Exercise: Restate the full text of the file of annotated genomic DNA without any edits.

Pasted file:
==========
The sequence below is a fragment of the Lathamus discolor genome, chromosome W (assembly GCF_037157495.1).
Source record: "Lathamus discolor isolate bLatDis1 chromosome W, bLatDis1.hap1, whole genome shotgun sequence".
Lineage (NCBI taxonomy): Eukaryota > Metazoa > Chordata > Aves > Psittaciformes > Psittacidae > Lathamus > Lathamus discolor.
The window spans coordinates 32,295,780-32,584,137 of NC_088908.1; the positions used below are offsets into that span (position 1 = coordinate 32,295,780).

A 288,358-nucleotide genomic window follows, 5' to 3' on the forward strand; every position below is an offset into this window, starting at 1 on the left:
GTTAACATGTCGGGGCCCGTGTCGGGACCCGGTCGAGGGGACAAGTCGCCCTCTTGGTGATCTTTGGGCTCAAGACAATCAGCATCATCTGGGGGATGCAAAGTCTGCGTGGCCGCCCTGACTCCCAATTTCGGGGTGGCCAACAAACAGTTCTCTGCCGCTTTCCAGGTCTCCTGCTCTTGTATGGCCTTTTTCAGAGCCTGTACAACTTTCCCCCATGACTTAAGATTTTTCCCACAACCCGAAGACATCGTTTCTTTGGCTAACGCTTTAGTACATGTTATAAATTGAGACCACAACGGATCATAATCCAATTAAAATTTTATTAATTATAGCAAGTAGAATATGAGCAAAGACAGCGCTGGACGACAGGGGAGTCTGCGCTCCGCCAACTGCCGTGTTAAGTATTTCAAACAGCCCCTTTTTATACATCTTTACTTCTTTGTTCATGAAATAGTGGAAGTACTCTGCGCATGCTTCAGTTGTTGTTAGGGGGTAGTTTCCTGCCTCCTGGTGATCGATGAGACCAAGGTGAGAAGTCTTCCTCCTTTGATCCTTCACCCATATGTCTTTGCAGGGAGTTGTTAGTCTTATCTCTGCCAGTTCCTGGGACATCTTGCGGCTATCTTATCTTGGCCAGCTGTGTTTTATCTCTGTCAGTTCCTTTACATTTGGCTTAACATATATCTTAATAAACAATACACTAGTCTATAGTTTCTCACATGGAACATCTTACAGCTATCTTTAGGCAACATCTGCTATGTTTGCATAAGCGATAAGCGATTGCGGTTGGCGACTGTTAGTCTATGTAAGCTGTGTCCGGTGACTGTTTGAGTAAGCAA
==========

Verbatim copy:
The sequence below is a fragment of the Lathamus discolor genome, chromosome W (assembly GCF_037157495.1).
Source record: "Lathamus discolor isolate bLatDis1 chromosome W, bLatDis1.hap1, whole genome shotgun sequence".
Lineage (NCBI taxonomy): Eukaryota > Metazoa > Chordata > Aves > Psittaciformes > Psittacidae > Lathamus > Lathamus discolor.
The window spans coordinates 32,295,780-32,584,137 of NC_088908.1; the positions used below are offsets into that span (position 1 = coordinate 32,295,780).

A 288,358-nucleotide genomic window follows, 5' to 3' on the forward strand; every position below is an offset into this window, starting at 1 on the left:
GTTAACATGTCGGGGCCCGTGTCGGGACCCGGTCGAGGGGACAAGTCGCCCTCTTGGTGATCTTTGGGCTCAAGACAATCAGCATCATCTGGGGGATGCAAAGTCTGCGTGGCCGCCCTGACTCCCAATTTCGGGGTGGCCAACAAACAGTTCTCTGCCGCTTTCCAGGTCTCCTGCTCTTGTATGGCCTTTTTCAGAGCCTGTACAACTTTCCCCCATGACTTAAGATTTTTCCCACAACCCGAAGACATCGTTTCTTTGGCTAACGCTTTAGTACATGTTATAAATTGAGACCACAACGGATCATAATCCAATTAAAATTTTATTAATTATAGCAAGTAGAATATGAGCAAAGACAGCGCTGGACGACAGGGGAGTCTGCGCTCCGCCAACTGCCGTGTTAAGTATTTCAAACAGCCCCTTTTTATACATCTTTACTTCTTTGTTCATGAAATAGTGGAAGTACTCTGCGCATGCTTCAGTTGTTGTTAGGGGGTAGTTTCCTGCCTCCTGGTGATCGATGAGACCAAGGTGAGAAGTCTTCCTCCTTTGATCCTTCACCCATATGTCTTTGCAGGGAGTTGTTAGTCTTATCTCTGCCAGTTCCTGGGACATCTTGCGGCTATCTTATCTTGGCCAGCTGTGTTTTATCTCTGTCAGTTCCTTTACATTTGGCTTAACATATATCTTAATAAACAATACACTAGTCTATAGTTTCTCACATGGAACATCTTACAGCTATCTTTAGGCAACATCTGCTATGTTTGCATAAGCGATAAGCGATTGCGGTTGGCGACTGTTAGTCTATGTAAGCTGTGTCCGGTGACTGTTTGAGTAAGCAA